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Akela (occasionally called The Lone Wolf or Big Fox) is a fictional character featured in Rudyard Kipling's Mowgli stories collected in The Jungle Book and The Second Jungle Book. He is a wolf, chief of the Seeonee wolf pack and presides over the pack's council meetings. It is at such a meeting that the pack adopts the human cub Mowgli as one of its own and Akela becomes one of Mowgli's mentors. Akela means "alone" in Hindi.

Nine or ten years after Mowgli's adoption, his enemy Shere Khan the tiger, with the aid of some young wolves he has persuaded to support him, plans to depose Akela so that he will no longer be able to defend Mowgli. A wolf who becomes too old to hunt is traditionally driven out or killed by his pack. Akela is far from decrepit, but the young wolves deliberately drive a young, healthy buck deer toward him knowing that he will not be able to catch it. When the council meets to depose Akela, Mowgli defends him with a blazing branch and drives Shere Khan and his allies away.

After Shere Khan's departure the remaining wolves beg Akela to stay, but he refuses to remain pack leader and decides to hunt alone. "Akela" is a Hindi word meaning "solitary". Phao becomes the new pack leader, Mowgli returns to humanity, at least for a time, and Akela hunts alone. During this period Akela helps Mowgli to kill Shere Khan with the aid of the human village's buffalo herd.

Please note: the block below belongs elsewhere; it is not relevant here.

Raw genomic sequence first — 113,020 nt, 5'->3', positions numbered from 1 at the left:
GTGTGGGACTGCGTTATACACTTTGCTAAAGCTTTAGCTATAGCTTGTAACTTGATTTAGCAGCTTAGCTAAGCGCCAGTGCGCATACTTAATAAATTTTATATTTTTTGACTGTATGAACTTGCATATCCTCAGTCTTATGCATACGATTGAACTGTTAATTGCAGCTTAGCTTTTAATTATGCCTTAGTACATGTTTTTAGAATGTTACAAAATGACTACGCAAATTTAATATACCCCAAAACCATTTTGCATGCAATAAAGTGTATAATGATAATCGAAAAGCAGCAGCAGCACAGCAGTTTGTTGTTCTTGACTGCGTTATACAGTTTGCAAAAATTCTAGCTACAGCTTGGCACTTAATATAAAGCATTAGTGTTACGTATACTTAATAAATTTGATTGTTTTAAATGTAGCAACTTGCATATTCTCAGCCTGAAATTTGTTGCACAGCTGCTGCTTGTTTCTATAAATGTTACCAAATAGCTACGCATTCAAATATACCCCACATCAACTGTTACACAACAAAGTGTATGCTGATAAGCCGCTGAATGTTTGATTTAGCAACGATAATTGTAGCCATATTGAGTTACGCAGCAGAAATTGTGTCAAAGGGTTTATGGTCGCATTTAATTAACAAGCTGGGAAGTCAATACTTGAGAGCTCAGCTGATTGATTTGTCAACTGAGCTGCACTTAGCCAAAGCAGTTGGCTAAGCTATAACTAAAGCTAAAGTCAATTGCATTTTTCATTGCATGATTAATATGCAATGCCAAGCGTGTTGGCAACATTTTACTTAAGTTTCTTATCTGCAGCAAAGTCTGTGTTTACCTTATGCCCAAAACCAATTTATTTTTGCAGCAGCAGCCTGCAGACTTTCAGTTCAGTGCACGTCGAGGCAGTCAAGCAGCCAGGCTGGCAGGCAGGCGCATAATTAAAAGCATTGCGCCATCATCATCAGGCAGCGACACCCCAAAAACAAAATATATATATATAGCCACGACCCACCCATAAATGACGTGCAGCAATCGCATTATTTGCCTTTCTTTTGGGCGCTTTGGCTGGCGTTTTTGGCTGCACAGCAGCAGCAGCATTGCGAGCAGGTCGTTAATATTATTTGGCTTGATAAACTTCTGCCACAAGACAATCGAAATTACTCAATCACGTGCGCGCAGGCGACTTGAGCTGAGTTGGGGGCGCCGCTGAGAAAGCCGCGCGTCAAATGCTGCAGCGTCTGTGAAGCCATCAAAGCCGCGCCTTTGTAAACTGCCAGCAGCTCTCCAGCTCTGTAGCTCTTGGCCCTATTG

Some years later, when Mowgli has been rejected by humanity and the pack is threatened with extinction by a rampaging pack of dhole Akela joins the battle and fights to the death, finally dying in Mowgli's company ("Red Dog", in The Second Jungle Book). Akela's death is a major factor in Mowgli's decision to finally return to human society at the age of 17.

Scouting Use of the Name Akela

In Cub Scout Cub packs, Akela is a symbol of wisdom, authority, and leadership. Akela is generally accepted to be the leader of the Pack and the title Akela is generally understood to be reserved for use by the adult who is the leader in charge of the Pack. Baden-Powell chose Kipling's Jungle Book as a source of symbolism and allegorical framework for the youngest members of the Scouting movement. Many references are made to this story in the Cub Scout section, including the "Council Rock" for discussions and planning, and the "Grand Howl" to express a sense of belonging and team spirit.

In the United Kingdom, where nearly all of the links with the Jungle Book have been taken out of the Cub Scout programme, the names of Jungle Book characters are still used for Cub Scout Leaders. Akela is still reserved for the leader of the Cub Pack, but is not universally in use (i.e., other character names can be held by the leader, usually to avoid confusion when there is a change of leadership).

See also